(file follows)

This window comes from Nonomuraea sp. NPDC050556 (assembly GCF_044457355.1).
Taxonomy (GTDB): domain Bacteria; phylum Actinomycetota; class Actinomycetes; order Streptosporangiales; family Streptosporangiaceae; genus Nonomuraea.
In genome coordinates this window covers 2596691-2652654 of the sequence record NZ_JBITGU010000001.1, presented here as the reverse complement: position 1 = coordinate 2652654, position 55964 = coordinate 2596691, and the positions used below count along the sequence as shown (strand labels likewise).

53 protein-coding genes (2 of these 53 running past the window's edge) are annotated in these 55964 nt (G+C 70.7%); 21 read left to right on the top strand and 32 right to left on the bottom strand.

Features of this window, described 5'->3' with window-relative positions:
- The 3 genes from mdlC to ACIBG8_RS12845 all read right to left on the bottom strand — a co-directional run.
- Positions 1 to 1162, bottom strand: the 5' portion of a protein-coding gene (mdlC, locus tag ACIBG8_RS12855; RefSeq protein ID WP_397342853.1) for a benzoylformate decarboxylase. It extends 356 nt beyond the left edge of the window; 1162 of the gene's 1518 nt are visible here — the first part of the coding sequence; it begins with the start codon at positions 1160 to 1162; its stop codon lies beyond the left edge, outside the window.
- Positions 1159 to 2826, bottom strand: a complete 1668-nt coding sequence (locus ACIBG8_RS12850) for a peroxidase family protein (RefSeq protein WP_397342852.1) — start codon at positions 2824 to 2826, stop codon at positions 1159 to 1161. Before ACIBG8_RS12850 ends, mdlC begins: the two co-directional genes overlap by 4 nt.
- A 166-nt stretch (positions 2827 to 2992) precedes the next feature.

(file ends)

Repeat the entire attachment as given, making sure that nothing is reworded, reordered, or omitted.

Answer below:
This window comes from Nonomuraea sp. NPDC050556 (assembly GCF_044457355.1).
Taxonomy (GTDB): domain Bacteria; phylum Actinomycetota; class Actinomycetes; order Streptosporangiales; family Streptosporangiaceae; genus Nonomuraea.
In genome coordinates this window covers 2596691-2652654 of the sequence record NZ_JBITGU010000001.1, presented here as the reverse complement: position 1 = coordinate 2652654, position 55964 = coordinate 2596691, and the positions used below count along the sequence as shown (strand labels likewise).

53 protein-coding genes (2 of these 53 running past the window's edge) are annotated in these 55964 nt (G+C 70.7%); 21 read left to right on the top strand and 32 right to left on the bottom strand.

Features of this window, described 5'->3' with window-relative positions:
- The 3 genes from mdlC to ACIBG8_RS12845 all read right to left on the bottom strand — a co-directional run.
- Positions 1 to 1162, bottom strand: the 5' portion of a protein-coding gene (mdlC, locus tag ACIBG8_RS12855; RefSeq protein ID WP_397342853.1) for a benzoylformate decarboxylase. It extends 356 nt beyond the left edge of the window; 1162 of the gene's 1518 nt are visible here — the first part of the coding sequence; it begins with the start codon at positions 1160 to 1162; its stop codon lies beyond the left edge, outside the window.
- Positions 1159 to 2826, bottom strand: a complete 1668-nt coding sequence (locus ACIBG8_RS12850) for a peroxidase family protein (RefSeq protein WP_397342852.1) — start codon at positions 2824 to 2826, stop codon at positions 1159 to 1161. Before ACIBG8_RS12850 ends, mdlC begins: the two co-directional genes overlap by 4 nt.
- A 166-nt stretch (positions 2827 to 2992) precedes the next feature.